Children's Nutrition: The Future Is In Our Hands

Eating healthy can go a long way for kids.We read the headlines every day. The obesity epidemic is a major public health crisis facing Americans. However, how many of us realize that the true face of the epidemic is children?

For a child born in the United States in the year 2000, one-third will develop diabetes in their lifetime — and the form of diabetes that is the most prevalent is Type 2. This diabetes develops due to a genetic predisposition, too many calories and too little physical activity. In 2007, the number of overweight or obese 4th graders in Texas was estimated to be 42%. A real crisis! As obesity frequently steals the headlines, we must realize that obesity and good nutrition often do not go hand in hand. In Harris County alone...
  • Over 23% of children live in poverty.
  • 47% of children are at high risk of poverty as they come from low income families.
  • About 14% of children have iron deficiency anemia.
  • Only 22% of children eat 5 servings of fruits and vegetables per day.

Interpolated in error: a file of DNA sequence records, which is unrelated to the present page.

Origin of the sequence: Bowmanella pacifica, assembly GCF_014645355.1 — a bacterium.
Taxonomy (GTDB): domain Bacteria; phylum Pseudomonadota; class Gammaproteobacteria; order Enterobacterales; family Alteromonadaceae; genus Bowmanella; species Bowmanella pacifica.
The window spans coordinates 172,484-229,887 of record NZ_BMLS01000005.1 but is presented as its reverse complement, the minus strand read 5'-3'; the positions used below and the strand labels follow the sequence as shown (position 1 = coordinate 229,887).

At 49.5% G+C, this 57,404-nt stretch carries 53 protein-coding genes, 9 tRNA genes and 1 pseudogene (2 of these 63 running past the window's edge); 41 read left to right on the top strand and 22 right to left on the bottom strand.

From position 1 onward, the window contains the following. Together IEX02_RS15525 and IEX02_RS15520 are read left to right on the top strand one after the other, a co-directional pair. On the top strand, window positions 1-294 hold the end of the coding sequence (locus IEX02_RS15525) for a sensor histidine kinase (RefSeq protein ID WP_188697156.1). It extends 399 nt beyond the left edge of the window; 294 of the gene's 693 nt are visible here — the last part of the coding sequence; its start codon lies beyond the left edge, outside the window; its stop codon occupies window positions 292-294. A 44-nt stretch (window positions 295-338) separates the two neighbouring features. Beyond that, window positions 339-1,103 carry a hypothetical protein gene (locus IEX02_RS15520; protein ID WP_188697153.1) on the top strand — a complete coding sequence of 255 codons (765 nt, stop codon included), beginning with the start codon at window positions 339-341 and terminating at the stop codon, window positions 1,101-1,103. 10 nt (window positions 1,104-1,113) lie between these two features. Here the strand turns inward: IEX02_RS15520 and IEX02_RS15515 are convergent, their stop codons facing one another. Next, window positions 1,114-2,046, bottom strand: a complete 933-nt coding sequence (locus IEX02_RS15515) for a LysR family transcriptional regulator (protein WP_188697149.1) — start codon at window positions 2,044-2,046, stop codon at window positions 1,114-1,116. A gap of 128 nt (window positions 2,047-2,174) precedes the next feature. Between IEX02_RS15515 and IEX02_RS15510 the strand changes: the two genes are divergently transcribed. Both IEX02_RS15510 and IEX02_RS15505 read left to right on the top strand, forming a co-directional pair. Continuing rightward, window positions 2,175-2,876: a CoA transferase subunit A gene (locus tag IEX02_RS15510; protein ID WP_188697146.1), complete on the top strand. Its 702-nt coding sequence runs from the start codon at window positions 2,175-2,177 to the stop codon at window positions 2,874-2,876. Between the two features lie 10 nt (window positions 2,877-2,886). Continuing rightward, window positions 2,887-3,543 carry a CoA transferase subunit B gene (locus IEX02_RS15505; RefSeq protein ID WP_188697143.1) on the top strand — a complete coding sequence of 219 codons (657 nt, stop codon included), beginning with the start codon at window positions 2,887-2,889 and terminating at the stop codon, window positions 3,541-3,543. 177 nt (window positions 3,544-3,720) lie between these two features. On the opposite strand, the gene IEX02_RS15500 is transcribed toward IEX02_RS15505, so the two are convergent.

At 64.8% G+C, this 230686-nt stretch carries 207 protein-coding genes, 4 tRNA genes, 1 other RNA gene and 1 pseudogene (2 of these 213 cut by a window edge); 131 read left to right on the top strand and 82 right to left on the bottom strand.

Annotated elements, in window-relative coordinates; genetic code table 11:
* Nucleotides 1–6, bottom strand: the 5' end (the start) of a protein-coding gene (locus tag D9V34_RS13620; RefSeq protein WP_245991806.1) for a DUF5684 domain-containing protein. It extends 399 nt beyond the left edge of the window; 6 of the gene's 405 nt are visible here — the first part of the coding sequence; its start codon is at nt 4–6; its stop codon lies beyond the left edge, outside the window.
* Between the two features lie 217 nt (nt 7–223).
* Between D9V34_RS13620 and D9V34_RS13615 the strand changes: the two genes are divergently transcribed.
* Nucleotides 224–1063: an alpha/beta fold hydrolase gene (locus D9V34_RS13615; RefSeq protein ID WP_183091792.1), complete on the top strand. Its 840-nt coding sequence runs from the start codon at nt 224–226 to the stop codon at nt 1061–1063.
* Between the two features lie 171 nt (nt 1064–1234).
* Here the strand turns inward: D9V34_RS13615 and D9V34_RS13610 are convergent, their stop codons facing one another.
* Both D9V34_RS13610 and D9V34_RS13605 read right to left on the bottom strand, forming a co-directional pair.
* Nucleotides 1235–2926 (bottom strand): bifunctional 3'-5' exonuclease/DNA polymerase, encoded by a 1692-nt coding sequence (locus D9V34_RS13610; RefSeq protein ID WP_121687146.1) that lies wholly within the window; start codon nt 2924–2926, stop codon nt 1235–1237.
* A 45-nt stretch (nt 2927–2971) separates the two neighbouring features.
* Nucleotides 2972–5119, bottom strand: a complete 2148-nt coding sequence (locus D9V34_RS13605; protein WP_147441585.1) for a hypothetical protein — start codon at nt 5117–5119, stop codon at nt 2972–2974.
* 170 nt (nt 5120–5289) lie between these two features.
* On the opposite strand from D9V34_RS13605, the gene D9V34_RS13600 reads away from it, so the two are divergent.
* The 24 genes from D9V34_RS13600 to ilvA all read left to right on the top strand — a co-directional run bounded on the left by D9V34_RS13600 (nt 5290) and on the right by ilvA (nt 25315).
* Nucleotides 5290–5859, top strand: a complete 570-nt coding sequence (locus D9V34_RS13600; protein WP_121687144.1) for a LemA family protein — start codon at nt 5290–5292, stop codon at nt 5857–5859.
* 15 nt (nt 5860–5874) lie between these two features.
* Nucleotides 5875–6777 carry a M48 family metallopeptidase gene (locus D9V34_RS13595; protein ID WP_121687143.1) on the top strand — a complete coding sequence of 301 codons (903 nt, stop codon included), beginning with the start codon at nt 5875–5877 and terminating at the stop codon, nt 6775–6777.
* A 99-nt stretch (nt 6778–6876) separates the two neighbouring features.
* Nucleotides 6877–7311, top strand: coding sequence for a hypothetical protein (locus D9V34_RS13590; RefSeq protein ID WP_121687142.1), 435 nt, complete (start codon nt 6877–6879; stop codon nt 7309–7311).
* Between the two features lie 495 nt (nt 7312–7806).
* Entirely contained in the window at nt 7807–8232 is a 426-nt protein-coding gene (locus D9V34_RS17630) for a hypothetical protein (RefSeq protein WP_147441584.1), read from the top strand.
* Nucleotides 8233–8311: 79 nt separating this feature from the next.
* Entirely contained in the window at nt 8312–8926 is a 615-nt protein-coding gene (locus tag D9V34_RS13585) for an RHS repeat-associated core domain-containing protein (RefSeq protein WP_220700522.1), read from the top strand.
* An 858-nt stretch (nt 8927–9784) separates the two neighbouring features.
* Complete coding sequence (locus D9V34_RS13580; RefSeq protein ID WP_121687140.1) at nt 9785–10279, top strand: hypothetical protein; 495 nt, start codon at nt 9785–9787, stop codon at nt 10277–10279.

As income declines, the ability to purchase high quality and nutritious foods becomes limited. Often children from the poorest families eat high calorie, nutrient poor foods. So where can parents, grandparents and caregivers go to get accurate information on the nutritional needs of children? The answer is just a click away! Kids Eat Right is a website dedicated to helping children and their families learn nutritious and cost effective ways to shop, cook and eat. Kids Eat Right is a joint campaign between the ADA and ADA Foundation. The mission of the ADA Foundation is to advance public health and nutrition utilizing the expertise of registered dietitians. The website will feature cooking videos, healthy "kid-friendly recipes" and nutrition tips that are updated weekly. Additionally, some tips to help improve nutrition for today's children include:
  • Serve your children on smaller plates to avoid feeding them adult portions.
  • Fruits and vegetables should occupy about half the plate. Keep in mind that canned fruits in their own juice and canned vegetables are very economical and are more nutritious than most people believe.
  • Reduce the fat in dairy products. After the age of 2, kids should be switched to skim milk even if that is not your favorite. Milk remains the leading source of dietary calcium in children's diets.
  • Remove sweetened beverages from your child's diet. This includes soda, sweet tea, lemonade and fruit punch. Sports drinks should be used only for sports and not for lunch time. These are expensive items with little nutritional value!
Celebrate children and celebrate healthy food during National Nutrition Month!
Roberta Anding